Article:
“For example, someone with diabetes who doesn’t have their normal medication might find it difficult to avoid carbs if they are in a refugee camp where rice and beans are being served,” Jones said. “A lot of times, you need to come up with creative solutions to these problems, which often involves increasing personal resiliency.”
Jones said it’s important to be aware of your surroundings when giving humanitarian aid in conflict zones. In Colombia, he stayed in touch with local business owners, including grocers, hairdressers and taxi drivers, to find out times when it wasn’t safe to be outside. In Ukraine, he knew the threat of a bombing meant hunkering down with his team in a bunker beneath the Ministry of Healthcare building.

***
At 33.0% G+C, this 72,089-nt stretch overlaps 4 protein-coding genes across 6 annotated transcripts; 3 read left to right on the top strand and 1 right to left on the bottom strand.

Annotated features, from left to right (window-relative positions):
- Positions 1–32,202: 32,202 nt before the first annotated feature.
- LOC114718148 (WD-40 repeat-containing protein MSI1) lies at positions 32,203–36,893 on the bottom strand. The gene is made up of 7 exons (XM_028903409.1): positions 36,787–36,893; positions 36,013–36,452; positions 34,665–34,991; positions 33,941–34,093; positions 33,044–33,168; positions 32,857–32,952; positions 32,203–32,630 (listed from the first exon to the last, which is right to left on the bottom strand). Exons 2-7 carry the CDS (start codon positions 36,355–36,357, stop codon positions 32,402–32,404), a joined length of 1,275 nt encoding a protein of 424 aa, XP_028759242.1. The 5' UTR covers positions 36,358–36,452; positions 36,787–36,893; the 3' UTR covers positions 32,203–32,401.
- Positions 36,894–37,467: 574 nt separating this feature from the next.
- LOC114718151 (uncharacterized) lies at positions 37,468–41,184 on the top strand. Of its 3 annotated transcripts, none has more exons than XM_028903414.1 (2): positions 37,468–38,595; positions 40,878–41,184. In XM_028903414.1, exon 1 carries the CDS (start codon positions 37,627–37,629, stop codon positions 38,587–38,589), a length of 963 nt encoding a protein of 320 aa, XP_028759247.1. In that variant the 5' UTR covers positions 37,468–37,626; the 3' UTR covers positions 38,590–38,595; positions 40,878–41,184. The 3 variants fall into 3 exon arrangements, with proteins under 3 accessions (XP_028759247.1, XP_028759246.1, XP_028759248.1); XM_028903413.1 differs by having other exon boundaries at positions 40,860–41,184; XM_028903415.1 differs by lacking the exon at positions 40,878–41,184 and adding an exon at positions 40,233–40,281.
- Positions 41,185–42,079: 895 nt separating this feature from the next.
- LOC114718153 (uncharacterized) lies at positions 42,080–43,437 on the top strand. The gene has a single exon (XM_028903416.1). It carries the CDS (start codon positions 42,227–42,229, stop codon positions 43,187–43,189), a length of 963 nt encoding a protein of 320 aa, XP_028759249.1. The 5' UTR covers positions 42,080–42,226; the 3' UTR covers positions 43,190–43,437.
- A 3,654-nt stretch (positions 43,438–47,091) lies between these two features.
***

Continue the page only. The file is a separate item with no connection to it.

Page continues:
“More than 50 of us were piled into a room built for 20, and the doors were two or three inches thick of solid steel,” he said.
MedGlobal managed to send about $500,000 worth of urban combat supplies to the cities of Kherson, Kharkiv, Dnipro, Vinnytsia and Zaporizhzhya as part of the mid-March deployment. Jones returned with the group March 30 to provide further aid.
“This stuff is nerve-wracking,” he said. “It’s intolerable to watch people undergo these hardships when there’s something you can do about it.”